The Houston area continues to show some of the lowest COVID-19 vaccination rates in the region, indicates data from the Northern Health Authority.
As of Nov. 17, 78 per cent of the population or 2,636 people 12 years and older had a first dose and 71 per cent or 2,382 people had a second dose.
The same data indicates no one received a first dose during the week leading up to Nov. 17 and just 29 people received a second dose over the same time period.
For young people from 12 to 17 years of age, 63 per cent had a first dose as of Nov. 17 with no increase in the week leading up to that date while 54 per cent had a second dose for an increase of one per cent within a population of 327 people.
The Smithers rural area had an even lower first dose rate of 76 per cent and a second dose rate of 69 per cent.
Rates are low as well east of Houston with the area north of Burns Lake at 75 per cent first dose and 71 per cent second dose and with the area south of Burns Lake at 66 per cent first dose and 62 per cent second dose of people over the age of 12.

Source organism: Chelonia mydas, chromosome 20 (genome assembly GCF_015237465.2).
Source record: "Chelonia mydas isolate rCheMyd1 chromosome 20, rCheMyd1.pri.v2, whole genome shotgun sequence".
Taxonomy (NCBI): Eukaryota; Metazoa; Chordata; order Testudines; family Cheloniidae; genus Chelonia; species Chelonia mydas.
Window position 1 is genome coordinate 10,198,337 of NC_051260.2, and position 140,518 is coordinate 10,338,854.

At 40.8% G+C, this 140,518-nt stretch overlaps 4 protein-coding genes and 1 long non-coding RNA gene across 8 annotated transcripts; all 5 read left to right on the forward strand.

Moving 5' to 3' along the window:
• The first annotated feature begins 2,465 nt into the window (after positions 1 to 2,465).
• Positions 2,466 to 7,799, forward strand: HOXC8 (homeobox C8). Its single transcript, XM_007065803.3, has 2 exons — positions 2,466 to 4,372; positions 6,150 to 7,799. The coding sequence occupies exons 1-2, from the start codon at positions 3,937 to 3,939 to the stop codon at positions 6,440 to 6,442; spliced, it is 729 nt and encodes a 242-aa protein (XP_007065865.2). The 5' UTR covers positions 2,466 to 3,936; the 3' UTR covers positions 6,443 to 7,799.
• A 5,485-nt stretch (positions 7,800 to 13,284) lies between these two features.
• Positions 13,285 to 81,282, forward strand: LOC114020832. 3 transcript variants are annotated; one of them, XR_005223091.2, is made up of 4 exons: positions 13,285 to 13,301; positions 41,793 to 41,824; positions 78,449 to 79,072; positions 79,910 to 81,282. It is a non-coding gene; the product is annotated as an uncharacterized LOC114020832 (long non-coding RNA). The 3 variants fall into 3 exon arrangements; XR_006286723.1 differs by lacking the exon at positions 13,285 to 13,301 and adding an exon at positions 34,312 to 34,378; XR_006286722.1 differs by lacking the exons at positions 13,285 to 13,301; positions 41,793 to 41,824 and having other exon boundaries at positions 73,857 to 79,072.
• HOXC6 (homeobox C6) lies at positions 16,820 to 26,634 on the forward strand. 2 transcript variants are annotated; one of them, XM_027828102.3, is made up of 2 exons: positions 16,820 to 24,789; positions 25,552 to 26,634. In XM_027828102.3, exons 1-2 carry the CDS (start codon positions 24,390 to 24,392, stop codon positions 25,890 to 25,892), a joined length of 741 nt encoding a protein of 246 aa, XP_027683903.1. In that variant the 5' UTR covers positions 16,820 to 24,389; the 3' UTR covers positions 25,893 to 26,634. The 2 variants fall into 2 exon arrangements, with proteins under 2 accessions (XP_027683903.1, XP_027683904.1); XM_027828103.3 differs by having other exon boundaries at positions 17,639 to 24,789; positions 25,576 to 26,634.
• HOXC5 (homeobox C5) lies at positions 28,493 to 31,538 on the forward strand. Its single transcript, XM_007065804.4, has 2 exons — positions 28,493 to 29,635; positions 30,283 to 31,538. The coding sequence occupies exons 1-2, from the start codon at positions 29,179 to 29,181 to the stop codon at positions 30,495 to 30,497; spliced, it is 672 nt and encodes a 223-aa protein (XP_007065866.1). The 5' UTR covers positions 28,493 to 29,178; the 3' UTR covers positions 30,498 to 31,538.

The Houston Health Centre has also slightly pulled back its clinic day schedule at the former Coast Mountain College campus building.
There was a clinic day yesterday with one tomorrow with the next taking place Oct 30. Times are 1 p.m. to 3:30 p.m. on all days.
The weekly release Nov. 18 of weekly vaccination rate progress was followed the same day by a renewed public health order limiting gatherings and events because of low rates for large parts of the north stretching east of Kitwanga through Prince George and then into the Cariboo and then into the northeastern part of the province.
First put in place Oct. 15, the orders place restrictions on liquor sales and private gatherings. The orders were to expire Nov. 19 but have now been renewed indefinitely.
“At this time, NH Medical Health Officers have determined there remains a need for regional public health measures to limit transmission, reduce case counts, and reduce rates of COVID-19 hospitalizations and deaths in the North,” the Northern Health Authority said in a Nov. 18 news release.
Bars and night clubs and restaurants that use B.C.’s vaccine card for access must stop alcohol sales at 10 p.m while religious services are to be virtual only.
Personal gatherings are restricted to 25 or fewer people who are fully vaccinated, and those who have an unvaccinated person in their household are required to stay within their households.
From early fall, health authorities have regularly been flying COVID-19 patients to southern health care facilities to ease the strain on intensive care units in northern hospitals.